You know that old adage, If at first you don’t succeed, try, try again? That’s exactly what my last long run emulated.
I had plans to run the Seawall; it was the perfect distance. From Waterfront Station to Granville Island is 19 km start to finish. I woke up first thing, dressed in my short shorts and tank top, grabbed my fuel belt and hopped on the Skytrain.
The weather was perfect in New West. It was grey, not too cold, not too warm. But in Vancouver, it was a completely different book. It was black clouds, biblical rains, gusting winds, and cold, man, it was blow-you-over cold. I stood in the shelter of the Convention Centre, waiting, hoping, praying for the rains to subside.
10 minutes; 20 minutes; 30; 40. What the? It was not stopping.
Normally, rain isn’t a huge issue for me , I mean, it’s a challenge getting out into it, but once you’re out there, it’s usually pretty decent and oftentimes quite fun – IF you’re dressed for it. Recall: short shorts, tank top. I did NOT want to be slogging through puddles for 19 km, shivering, miserable.
At 60 minutes, I cut my losses, grabbed a hot tea and boarded the train for home. Miserable.
The whole ride, I could see glimmers of blue sky trying to peak out from the grey towards New West, towards Richmond, even in Burnaby. But I didn’t want to run in those locales, I didn’t want to battle traffic, exhaust fumes, lights and other nuisances, I just wanted the beauty of Vancouver’s waterfront.
When I got home, it was crystal blue sky – both in New West, and, if the webcams were accurate, Vancouver too! No black sky, no rain, not even a droplet of evidence of the earlier storm – it was full sun, blue sky.
Are you freaking kidding me?
Most people probably would have continued to cut their losses, slogged through a run in an area they hadn’t intended running, or forgone the run entirely, but not me, nope. I wolfed down a PB and banana sandwich, kissed my Rings goodbye and hopped back on that skytrain 🙂
I’d love to say it was a wonderful run, that it was worth the effort of three Skytrain trips, but annoyingly, that was not the case. I had two huge impediments bringing me down.
First, I was completely overdressed. Despite the webcam showing blue sky, I hadn’t forgotten that cold breeze of the hour earlier, and thought surely it couldn’t have warmed up that significantly. I was wrong. Dressed in two running shirts and knickers, I was completely overheating. I ended up taking off one shirt and tying it around my fuel belt. Still, my legs were on fire the entire distance.
Secondly, my blood sugars. Like most long runs lately, I was chasing lows the entire time. Eating every 20 minutes trying to prevent bottoming out rather than elevating my energy scores, which, in the end, had me heavy footed, turtle-paced, lethargic. I know it was diabetes getting in my way, but there was still that inner demon berating, hating, judging me.
Stop. Before you consider chastising me for those thoughts, think about it, think about something you truly enjoy doing, maybe it’s running, and think about how you would feel if you consistently failed in your efforts, or consistently had something holding you back from being at your best. Think about it. How would you feel? I know I don’t do this for a living, but I do do it for gratification and endorphins. If I’m not getting either, what’s the point?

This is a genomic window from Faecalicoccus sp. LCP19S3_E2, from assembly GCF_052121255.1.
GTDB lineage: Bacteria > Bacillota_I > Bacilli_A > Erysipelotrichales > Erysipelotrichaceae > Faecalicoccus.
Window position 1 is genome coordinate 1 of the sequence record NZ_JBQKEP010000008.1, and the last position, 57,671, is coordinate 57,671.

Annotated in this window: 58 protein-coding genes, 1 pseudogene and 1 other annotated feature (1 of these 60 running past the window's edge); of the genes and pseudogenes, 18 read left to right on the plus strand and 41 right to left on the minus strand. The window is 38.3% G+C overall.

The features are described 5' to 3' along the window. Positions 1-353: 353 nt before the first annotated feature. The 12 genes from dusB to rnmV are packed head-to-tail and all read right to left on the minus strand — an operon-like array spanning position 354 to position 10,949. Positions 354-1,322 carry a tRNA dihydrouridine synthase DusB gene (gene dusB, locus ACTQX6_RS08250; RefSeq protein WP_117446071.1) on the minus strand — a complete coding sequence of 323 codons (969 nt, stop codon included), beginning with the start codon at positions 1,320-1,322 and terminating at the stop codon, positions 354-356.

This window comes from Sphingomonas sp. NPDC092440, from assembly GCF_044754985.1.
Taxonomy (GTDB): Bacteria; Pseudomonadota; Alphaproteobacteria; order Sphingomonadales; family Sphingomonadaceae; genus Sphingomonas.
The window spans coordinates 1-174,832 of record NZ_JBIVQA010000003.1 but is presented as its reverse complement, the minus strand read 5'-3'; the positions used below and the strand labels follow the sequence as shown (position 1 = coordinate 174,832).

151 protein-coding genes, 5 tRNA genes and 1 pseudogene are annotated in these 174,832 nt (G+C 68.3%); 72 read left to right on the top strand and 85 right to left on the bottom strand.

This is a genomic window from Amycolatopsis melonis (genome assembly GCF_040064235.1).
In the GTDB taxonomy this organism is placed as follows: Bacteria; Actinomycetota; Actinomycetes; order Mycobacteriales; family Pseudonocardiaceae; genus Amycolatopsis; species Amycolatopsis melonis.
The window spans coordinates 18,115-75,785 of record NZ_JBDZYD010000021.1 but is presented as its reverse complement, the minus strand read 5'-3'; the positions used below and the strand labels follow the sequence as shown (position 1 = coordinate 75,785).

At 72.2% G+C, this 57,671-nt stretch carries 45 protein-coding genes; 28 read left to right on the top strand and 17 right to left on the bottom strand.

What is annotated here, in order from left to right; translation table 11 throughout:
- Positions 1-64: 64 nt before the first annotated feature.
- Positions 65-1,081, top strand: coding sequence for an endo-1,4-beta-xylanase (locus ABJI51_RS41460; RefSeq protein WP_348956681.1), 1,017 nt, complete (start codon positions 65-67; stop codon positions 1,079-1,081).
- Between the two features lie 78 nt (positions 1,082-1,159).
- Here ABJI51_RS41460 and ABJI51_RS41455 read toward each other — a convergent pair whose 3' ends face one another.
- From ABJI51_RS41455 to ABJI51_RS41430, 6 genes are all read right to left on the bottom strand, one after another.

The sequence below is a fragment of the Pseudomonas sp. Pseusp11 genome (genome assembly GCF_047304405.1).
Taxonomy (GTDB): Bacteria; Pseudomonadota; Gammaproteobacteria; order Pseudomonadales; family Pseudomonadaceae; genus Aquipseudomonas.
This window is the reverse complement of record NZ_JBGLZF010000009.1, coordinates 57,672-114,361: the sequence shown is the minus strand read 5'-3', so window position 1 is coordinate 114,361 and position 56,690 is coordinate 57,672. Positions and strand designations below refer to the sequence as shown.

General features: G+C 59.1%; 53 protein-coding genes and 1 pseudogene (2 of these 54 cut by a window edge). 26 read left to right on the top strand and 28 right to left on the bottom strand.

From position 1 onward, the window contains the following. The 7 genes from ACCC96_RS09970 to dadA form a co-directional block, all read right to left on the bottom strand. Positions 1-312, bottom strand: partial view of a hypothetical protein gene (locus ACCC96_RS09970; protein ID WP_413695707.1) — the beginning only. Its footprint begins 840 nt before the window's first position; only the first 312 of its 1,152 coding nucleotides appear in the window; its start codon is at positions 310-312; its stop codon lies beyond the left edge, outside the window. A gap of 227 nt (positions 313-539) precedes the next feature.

19 KM DETAILS:
1:30 p.m. BG before: 6.3
Temp. basal: -50 per cent
Carbs: 2 dried apricots
Distance: 19.17 km
Average pace: 5:54 min/km
Fuel: @20 minutes, BG 5.7: 3 shot blocks
@40 minutes, BG 4.3: 3 shot blocks, 2 dried apricots
(At this point, I turned basal insulin off, which I never do.)
@60 minutes, BG 4.2: 2 shot blocks, 4 dried apricots
@80 minutes, BG 4.6:
(I didn’t eat anything, starting to feel ill, saw they were coming up, took chances)
3:30 p.m. BG after: 5.7
Do it for the end-run stretch and technique analysis your having with that young man in the last picture of your blog?
You can’t get better moments than THAT!! 🙂
I found your article by googling running with diabetes. And – already on WordPress, I can leave a comment without signing in – what a surprise! First – I enjoyed the article. I was interested throughout. (And I don’t often hang with writings over a few hundred words very well.)
66 years old, running half-marathons, I am recently having to learn to manage glucose swings. (Type II, obviously.) Yes, it is easy to feel like a failure. Low blood sugar readings affect more than just energy and run speeds; emotions are also affected. Sadness and insecurities easily come into play when my glucose plummets. (Funny! Slowest long run this morning – ever – despite the best management of glucose – ever. Keeping glucose up after the run – without raising it too much, seems to be yet another challenge. And, discouragement comes easily.
I like to think of these feelings being much more biological than emotional. And, I certainly do not consider them a lack of commitment. Even a small wavering of commitment and I would simply quit. I have so many good excuses to quit. COPD. Diabetes. Age. Not running until age 63. No one as slow as me to run with. No one as old as me to run with. Not one friend willing to even WALK with me, let alone run. So, I truly believe my showing up and doing my best to manage my health and improve my running does NOT show a lack of commitment. But, right now, until I get my blood sugar up, I am truly feeling like a failure.
Hang in there. You are doing everything you can to be as fast as you can and as healthy as possible for as long as possible. Keep it up – and when you find your emotions don’t match reality – do what I do: blame the (lack of) glucose!